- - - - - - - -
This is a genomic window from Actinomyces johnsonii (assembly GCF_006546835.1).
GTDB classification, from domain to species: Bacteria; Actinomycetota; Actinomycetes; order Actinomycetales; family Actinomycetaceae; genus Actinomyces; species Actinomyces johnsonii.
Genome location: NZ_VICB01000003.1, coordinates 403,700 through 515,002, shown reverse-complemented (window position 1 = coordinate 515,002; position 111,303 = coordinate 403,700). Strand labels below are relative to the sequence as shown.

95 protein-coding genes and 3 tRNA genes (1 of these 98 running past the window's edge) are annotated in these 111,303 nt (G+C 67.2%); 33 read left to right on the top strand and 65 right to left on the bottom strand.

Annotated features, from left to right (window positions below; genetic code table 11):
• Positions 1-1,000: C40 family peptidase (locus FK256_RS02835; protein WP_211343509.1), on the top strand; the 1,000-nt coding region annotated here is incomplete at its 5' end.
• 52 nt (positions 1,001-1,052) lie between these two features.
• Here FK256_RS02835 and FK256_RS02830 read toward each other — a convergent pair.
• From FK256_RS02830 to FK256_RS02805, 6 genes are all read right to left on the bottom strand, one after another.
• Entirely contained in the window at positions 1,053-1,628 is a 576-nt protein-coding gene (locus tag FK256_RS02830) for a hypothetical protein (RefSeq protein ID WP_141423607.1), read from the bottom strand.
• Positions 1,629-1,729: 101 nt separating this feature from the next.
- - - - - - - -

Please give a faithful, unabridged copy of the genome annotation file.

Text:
This is a genomic window from Actinomyces johnsonii (assembly GCF_006546835.1).
GTDB classification, from domain to species: Bacteria; Actinomycetota; Actinomycetes; order Actinomycetales; family Actinomycetaceae; genus Actinomyces; species Actinomyces johnsonii.
Genome location: NZ_VICB01000003.1, coordinates 403,700 through 515,002, shown reverse-complemented (window position 1 = coordinate 515,002; position 111,303 = coordinate 403,700). Strand labels below are relative to the sequence as shown.

95 protein-coding genes and 3 tRNA genes (1 of these 98 running past the window's edge) are annotated in these 111,303 nt (G+C 67.2%); 33 read left to right on the top strand and 65 right to left on the bottom strand.

Annotated features, from left to right (window positions below; genetic code table 11):
• Positions 1-1,000: C40 family peptidase (locus FK256_RS02835; protein WP_211343509.1), on the top strand; the 1,000-nt coding region annotated here is incomplete at its 5' end.
• 52 nt (positions 1,001-1,052) lie between these two features.
• Here FK256_RS02835 and FK256_RS02830 read toward each other — a convergent pair.
• From FK256_RS02830 to FK256_RS02805, 6 genes are all read right to left on the bottom strand, one after another.
• Entirely contained in the window at positions 1,053-1,628 is a 576-nt protein-coding gene (locus tag FK256_RS02830) for a hypothetical protein (RefSeq protein ID WP_141423607.1), read from the bottom strand.
• Positions 1,629-1,729: 101 nt separating this feature from the next.